Dude, where’s my filing date? Part 3

In previous articles I identified events that prevent patent protection in the United States if the applicant’s date of invention occurs after that particular event. In this article I address several occurrences that trigger a one year time window for filing the application for an invention. This window begins with the triggering event and ends with the filing date of filing the patent application within a time period that cannot exceed one year.

Although some triggering events are superficially similar to those under first to invent, they do not have any relationship to the date of invention, but only to the date of filing an application thereon. If anyone files an application for the invention after this one year window expires, then the invention is permanently barred from patent protection in the United States irregardless of who was first to invent. After the one year window without filing the public can use, produce, and sell the invention without payment to the inventor and/or owner. Because of this drastic and irreversible result, the business person must be aware of the exact triggers for this one-year time window.

First are the events that will only trigger the time window if they occur in the United States. These two legally distinguishable events are (i) public use and (ii) offering the invention for sale. Public use includes displays and demonstrations of inventions at trade fairs, exhibitions and professional events and presentations. Public use does not require a commercial purpose, that the use be in the presence of a large group, or that there be sales. Please note that public use is not always legally equivalent to public knowledge or use by others. However, generally public use requires the final tangible version or the invention must otherwise be ready for patenting. In contrast, offering the invention for sale in the United States requires circumstances that evidence the intent for commercial gain. For the offer for sale event the actual final version of the invention need not yet be in tangible existence when the offer is made.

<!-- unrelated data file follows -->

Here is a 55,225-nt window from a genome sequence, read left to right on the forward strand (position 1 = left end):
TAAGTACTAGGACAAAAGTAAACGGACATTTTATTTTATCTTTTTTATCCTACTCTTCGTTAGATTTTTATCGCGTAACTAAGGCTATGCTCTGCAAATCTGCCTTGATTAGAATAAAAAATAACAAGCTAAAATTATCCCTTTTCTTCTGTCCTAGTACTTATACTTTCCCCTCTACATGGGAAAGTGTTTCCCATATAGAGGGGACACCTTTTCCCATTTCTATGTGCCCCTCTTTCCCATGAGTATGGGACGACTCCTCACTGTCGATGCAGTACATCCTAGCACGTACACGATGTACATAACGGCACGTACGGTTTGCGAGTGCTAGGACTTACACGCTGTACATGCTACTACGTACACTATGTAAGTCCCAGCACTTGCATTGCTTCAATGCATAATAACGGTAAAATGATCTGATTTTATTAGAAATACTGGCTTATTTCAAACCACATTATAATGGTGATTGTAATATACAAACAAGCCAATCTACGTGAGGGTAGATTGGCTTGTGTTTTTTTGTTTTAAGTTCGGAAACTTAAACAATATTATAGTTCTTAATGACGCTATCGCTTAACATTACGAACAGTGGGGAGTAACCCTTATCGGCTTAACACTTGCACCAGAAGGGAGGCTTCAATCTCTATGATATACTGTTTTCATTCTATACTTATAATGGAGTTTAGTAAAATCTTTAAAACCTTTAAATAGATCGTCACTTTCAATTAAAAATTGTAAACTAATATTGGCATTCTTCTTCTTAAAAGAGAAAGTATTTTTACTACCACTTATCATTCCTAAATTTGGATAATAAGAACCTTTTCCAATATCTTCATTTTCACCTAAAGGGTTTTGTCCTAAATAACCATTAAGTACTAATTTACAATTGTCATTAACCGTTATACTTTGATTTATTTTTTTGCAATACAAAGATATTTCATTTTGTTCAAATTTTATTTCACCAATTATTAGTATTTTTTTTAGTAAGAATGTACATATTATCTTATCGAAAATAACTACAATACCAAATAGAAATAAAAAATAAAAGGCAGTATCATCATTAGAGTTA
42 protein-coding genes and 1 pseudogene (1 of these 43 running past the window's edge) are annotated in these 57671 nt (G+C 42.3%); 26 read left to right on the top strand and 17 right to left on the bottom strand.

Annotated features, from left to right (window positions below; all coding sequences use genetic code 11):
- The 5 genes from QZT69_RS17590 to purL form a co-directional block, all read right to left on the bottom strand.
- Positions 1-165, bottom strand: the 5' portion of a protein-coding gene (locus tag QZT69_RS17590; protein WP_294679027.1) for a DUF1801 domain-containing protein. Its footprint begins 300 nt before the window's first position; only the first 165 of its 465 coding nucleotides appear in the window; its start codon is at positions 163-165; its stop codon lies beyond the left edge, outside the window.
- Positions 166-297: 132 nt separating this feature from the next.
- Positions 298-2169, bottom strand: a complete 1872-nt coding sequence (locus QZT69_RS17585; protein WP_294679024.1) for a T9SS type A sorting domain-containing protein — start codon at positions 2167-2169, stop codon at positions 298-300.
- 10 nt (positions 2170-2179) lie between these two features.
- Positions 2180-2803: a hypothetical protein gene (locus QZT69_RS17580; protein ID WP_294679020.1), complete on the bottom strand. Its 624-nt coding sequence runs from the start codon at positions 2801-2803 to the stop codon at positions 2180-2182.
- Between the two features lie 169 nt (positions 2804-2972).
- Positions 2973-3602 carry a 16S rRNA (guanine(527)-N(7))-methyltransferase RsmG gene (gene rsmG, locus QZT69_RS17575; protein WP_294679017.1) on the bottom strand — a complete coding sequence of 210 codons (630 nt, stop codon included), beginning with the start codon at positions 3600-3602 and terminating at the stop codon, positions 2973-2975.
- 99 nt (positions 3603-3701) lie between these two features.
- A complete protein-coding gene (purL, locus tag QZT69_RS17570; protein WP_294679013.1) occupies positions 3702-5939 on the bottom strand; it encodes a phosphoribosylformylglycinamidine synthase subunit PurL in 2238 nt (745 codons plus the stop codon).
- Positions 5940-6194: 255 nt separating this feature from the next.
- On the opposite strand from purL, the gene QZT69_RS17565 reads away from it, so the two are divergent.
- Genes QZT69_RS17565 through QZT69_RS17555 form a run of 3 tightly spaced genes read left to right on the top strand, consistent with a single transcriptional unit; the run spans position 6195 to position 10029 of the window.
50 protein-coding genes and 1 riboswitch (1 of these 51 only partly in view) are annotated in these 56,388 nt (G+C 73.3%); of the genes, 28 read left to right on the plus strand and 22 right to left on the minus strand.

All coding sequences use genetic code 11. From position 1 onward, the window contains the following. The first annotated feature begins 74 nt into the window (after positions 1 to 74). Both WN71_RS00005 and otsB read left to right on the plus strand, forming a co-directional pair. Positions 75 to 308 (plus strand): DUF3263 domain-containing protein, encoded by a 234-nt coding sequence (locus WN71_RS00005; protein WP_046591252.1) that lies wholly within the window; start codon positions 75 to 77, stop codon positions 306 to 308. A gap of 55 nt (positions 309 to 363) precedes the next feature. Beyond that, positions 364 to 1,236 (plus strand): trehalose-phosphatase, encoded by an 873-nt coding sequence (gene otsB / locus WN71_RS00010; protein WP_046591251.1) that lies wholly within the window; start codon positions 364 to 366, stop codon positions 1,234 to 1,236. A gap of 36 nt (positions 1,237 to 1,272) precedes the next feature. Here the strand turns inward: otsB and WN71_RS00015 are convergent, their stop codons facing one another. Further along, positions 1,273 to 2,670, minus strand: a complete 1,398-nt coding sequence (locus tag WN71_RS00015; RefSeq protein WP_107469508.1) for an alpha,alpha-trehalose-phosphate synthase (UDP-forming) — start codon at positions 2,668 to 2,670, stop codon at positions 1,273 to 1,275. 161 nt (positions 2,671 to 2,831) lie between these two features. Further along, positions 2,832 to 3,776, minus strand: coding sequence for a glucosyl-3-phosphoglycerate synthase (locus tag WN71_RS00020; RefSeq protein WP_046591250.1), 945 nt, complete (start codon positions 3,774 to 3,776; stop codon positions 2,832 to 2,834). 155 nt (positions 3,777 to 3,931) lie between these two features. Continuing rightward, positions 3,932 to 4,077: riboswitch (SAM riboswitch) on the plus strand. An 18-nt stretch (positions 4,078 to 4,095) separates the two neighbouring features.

Printed publications from anywhere in the world will also trigger the one year deadline/time window if the invention is adequately described therein. As with the printed publication in the context of first to invent, ‘printed’ is interpreted very broadly. Consequently, ‘printed’ includes, although not exclusively, all internet communications, as well as conventional slides, prints and DVDs. ‘Publication’ is also interpreted broadly, is more likely to be the key term, and is similar in analysis to interpretation for first to invent printed publications. United States patents are invariably printed publications, because they are publicly available at the moment that patent rights mature. However, patents in other countries are not always available to the public. Therefore, these patents do not qualify as printed publications in the time window context, although they may be qualified events under the first to invent rule.

The patent applicant cannot prevent occurrences, such as public knowledge or use by others, prior to his own invention. However, with time window events such as public use or offer to sell, the triggering events include the inventor’s actions, in addition to actions of others. To decrease incidence of triggers the inventor can postpone offering the invention for sale prior to filing an application. The inventor can also defer publishing a written paper that describes his invention until the application is filed. Another approach to avoid triggering this time window is the prevention of display of the invention at exhibits, trade fairs or professional events prior to filing the application.
© 2011 Adrienne B. Naumann, Esq.
Ms. Naumann does not endorse or sponsor the advertisements at adriennebnaumann.wordpress.com


2 Responses to Dude, where’s my filing date? Part 3

  1. Andrew W Ludy says:

    What happens in the event that an inventor displays, at a trade show, a product that outwardly resembles similar products that are commercially available. The product has a cover, or housing, that hides a novel aspect that the inventor wants to patent. Nobody can see the novelty, as the cover is not removed. Does this display start the one-year bar?

    Andrew Ludy

    • Mr. Ludy:

      As my preliminary response, this question is addressed in the Manual for Patent Examination Procedure in the chapter on patentability. I w ill look into it and reply in the near future.

      Thank you very much for your readership.


      Adrienne B. Naumann, Esq.

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